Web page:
WebVR Medical software that will change MRI scans

WebVR-Medical-software

by Gabriela Georgieva

All good things come to an end, so does the summer WebVR Incubator program we have been hosting for the last three months in our office. Witnessing the growth of the teams and how their ideas developed into real business plans was a dynamic and rewarding journey. When we started the project, we knew that WebVR has the potential to change many industries but we could not fully grasp how empowering this new technology would be for small teams with little technology experience. Today, present the last team of the WebVR Incubator – VRBrain, a young team building a WebVR medical software with the goal to reduce the percentage of diagnostics mistakes in MRI scan readings to 5%.

Medical VR

Medical VR is an area of great innovation and research. Doctors are already using VR simulations for training purposes, while patients are fighting anxiety and traumatic experiences with its help. A field in which VR has the potential to greatly improve is the field of diagnostics. Researches show that up to 35% of the MRI scan diagnosis turn out to be inaccurate, thus endangering patients’ lives. VRBrain believes that they can significantly reduce the percentage by providing the doctors with a better visualization of the scanned area. They are working on a medical software that will stitch the black and white 2D images into a 3D colored model. The long term goal is to minimize the percentage of mistakes by developing an AI that will use collected data from thousands of patients to detect early stages of diseases invisible to the human eye.

VRBrain Team

VRBrain consists of Peter Peev and Plamen Minev – software engineering university students and Philip Yankov – the team’s main technology advisor. Prior to joining the incubator, the team was looking for a fast way to develop the first proof of concept which would help them get feedback from medical institutions. They had a limited experience with 3D graphics, so game engines such as Unity3D and Unreal Engine seemed to be inappropriate technology that would slow down the development. Once they learned about WebVR, it seemed to be exactly what they have been looking for. They could develop the demo fast by using high-level frameworks such as A-frame and then move to other low-level libraries such as three.js and WebGL.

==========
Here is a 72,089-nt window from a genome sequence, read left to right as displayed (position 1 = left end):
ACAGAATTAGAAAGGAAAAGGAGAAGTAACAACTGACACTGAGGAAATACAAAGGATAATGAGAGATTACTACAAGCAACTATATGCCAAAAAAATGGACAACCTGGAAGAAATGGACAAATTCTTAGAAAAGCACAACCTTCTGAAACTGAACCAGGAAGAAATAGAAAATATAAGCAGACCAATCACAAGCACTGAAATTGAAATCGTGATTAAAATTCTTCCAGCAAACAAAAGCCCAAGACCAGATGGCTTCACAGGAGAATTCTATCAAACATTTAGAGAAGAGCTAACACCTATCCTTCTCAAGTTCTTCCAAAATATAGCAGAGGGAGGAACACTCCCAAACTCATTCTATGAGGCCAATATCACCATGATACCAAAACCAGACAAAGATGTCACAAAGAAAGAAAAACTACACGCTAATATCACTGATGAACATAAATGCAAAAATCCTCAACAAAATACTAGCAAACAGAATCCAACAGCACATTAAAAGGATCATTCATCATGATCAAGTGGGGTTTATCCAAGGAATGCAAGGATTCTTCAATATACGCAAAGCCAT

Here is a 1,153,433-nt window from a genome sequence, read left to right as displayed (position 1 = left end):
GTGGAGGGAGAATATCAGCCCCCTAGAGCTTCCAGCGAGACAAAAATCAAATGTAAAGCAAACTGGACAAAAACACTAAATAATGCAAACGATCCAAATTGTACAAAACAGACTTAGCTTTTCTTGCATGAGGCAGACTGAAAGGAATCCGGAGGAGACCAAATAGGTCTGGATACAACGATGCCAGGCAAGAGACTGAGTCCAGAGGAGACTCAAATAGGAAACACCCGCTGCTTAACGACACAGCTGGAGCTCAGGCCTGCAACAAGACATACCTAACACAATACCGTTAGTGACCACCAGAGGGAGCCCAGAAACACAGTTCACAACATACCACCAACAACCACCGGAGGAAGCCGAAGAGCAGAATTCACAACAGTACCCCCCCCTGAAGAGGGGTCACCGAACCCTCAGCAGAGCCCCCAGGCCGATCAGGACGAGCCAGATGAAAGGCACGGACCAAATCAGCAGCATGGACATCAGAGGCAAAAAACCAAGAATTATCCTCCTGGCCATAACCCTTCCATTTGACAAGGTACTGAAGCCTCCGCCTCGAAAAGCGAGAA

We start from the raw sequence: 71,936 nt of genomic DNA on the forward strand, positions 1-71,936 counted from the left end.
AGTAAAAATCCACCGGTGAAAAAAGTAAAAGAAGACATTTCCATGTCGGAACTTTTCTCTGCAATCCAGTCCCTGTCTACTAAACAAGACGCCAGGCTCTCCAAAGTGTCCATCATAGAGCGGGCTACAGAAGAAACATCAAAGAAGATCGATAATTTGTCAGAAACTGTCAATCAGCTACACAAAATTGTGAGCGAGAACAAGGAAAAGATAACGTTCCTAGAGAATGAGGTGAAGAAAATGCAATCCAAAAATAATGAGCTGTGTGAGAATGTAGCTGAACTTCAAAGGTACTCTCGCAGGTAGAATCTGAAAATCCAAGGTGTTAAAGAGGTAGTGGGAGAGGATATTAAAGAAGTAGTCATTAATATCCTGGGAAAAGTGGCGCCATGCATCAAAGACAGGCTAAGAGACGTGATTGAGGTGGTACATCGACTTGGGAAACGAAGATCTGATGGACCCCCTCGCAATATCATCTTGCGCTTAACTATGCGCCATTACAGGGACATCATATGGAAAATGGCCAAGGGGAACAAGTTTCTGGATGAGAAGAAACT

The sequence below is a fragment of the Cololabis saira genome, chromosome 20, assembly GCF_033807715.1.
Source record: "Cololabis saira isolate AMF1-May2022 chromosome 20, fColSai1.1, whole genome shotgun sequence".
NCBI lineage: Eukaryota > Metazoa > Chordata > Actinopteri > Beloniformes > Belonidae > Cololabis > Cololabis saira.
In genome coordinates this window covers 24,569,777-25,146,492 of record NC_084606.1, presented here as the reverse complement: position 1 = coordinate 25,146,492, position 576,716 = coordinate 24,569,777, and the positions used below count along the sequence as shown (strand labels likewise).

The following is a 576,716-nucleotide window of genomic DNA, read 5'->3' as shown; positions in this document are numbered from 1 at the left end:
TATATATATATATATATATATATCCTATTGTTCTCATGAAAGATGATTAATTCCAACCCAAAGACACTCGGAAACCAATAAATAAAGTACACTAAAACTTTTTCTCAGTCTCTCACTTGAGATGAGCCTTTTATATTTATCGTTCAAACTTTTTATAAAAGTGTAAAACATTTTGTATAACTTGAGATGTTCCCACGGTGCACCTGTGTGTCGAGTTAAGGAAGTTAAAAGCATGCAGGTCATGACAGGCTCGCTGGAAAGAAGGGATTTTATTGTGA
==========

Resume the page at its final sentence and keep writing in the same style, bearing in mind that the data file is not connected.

Learn more about VRBrain and the WebVR medical software they are building.

WebVR medical software

Team Interview

What do you think about WebVR as a technology?

Peter Peev: In the past, everyone used to be hyped about computers. After that came the smartphones And now is the time of VR. WebVR as a technology is very easy to work with, so it has the potential to be the next big thing.

Do you have any previous practice developing for VR?

Peter Peev: I have basic experience with VR – just some virtual worlds in Unity.

Plamen Minev: No, it’s my first VR project.

How did you decide to develop for VR?

Plamen Minev: We’ve read a lot about VR in the past year. We decided that the technology will develop in the future and we can rely on it for the project.

Why did you choose to develop for WebVR?

Peter Peev: We chose WebVR because in comparison to the Unity built VR it is easier to develop with.

Tell us more about your current project with WebVR.

Peter Peev: Our current project is a WebVR medical software. We want to take MRI (Magnetic resonance imaging) scans,2D images, scans and combine them into a 3D model. Then we will color the tisues so it will be easier for the doctors to identify potential problems in early stages.

WebVR medical software

What is your vision for the future development of WebVR medical software you are building in the next few months?

Peter Peev: In the next few months, we want to create a working prototype of 3D models, get a deep understanding of the industry, and look for funding. We understand that what we are trying to achieve is massive and that we cannot do it alone. We need to hire more specialists to help us successfully develop the project.

How about in ten years time?

Peter Peev: Our long term goal is to create an AI that will make assumptions based on the already collected data and would be able to detect symptoms invisible to the human eye.

What was your incentive to join?

Plamen Minev: We wanted to meet people who are working with the same technology so we could share ideas and learn from each other. LensVR and their WebVR Incubator turned out to be a good starting point.

Define WebVR in one word.

Peter Peev: Easy.

Plamen Minev: Future.

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